Saturday, June 08, 2013
When case remanded for resentencing, it's not final
Elizabeth Seale Cateforis won in Baker v. State, No. 100,501 (Kan. June 7, 2013), reversing a summary denial of Mr. Baker’s habeas motion based on a one-year statute of limitations. On June 9, 2006, the KSC affirmed Mr. Baker’s conviction, but remanded for resentencing . On December 21, 2006, the district court resentenced Mr. Baker, and Mr. Baker did not appeal from that resentencing. On August 6, 2007, Mr. Baker filed a motion pursuant to K.S.A. 60-1507 claiming IAC of trial counsel. The district court held that the motion was filed more than one year after the KSC affirmed the conviction and therefore was untimely. Mr. Baker argued that the one-year time limit should run from the time of resentencing (and any possible direct appeal from that resentencing). The COA and the KSC agreed with Mr. Baker:
After construing K.S.A. 60-1507 as a whole and in harmony with Supreme Court Rule 183, we hold that under the facts of this case, the 1-year time limitation in which to file a K.S.A. 60-1507 motion does not begin until the time to appeal from the resentencing expires. As discussed above, Rule 183(c)(2) prohibits pursuit of a motion under K.S.A. 60-1507 while an appeal is pending or during the time within which an appeal may be perfected.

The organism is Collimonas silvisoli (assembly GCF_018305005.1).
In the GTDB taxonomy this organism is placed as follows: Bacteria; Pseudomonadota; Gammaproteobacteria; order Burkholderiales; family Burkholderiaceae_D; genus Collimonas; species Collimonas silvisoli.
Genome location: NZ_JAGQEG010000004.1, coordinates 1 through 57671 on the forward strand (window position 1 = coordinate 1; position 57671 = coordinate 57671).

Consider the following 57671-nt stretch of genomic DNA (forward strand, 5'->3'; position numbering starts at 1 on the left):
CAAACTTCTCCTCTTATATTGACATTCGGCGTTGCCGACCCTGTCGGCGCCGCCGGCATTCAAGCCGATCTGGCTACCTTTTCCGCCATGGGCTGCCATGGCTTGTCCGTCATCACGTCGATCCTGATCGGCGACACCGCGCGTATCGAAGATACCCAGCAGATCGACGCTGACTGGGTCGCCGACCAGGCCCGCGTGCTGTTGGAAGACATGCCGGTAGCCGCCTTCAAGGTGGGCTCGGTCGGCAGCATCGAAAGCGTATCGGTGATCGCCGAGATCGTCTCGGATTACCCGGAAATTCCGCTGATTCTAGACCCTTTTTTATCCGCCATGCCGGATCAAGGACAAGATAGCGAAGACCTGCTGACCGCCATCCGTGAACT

Moreover, K.S.A. 60-1507(f)(1)(i) requires a motion to be filed within 1 year of "[t]he final order of the last appellate court in this state to exercise jurisdiction on a direct appeal or the termination of such appellate jurisdiction." Since Baker still had the right to appeal from his resentencing there was not yet a "final order." The 1-year time limitation for filing a motion could not begin until after the time for appeal from resentencing expired.
So Mr. Baker gets consideration of his motion on the merits.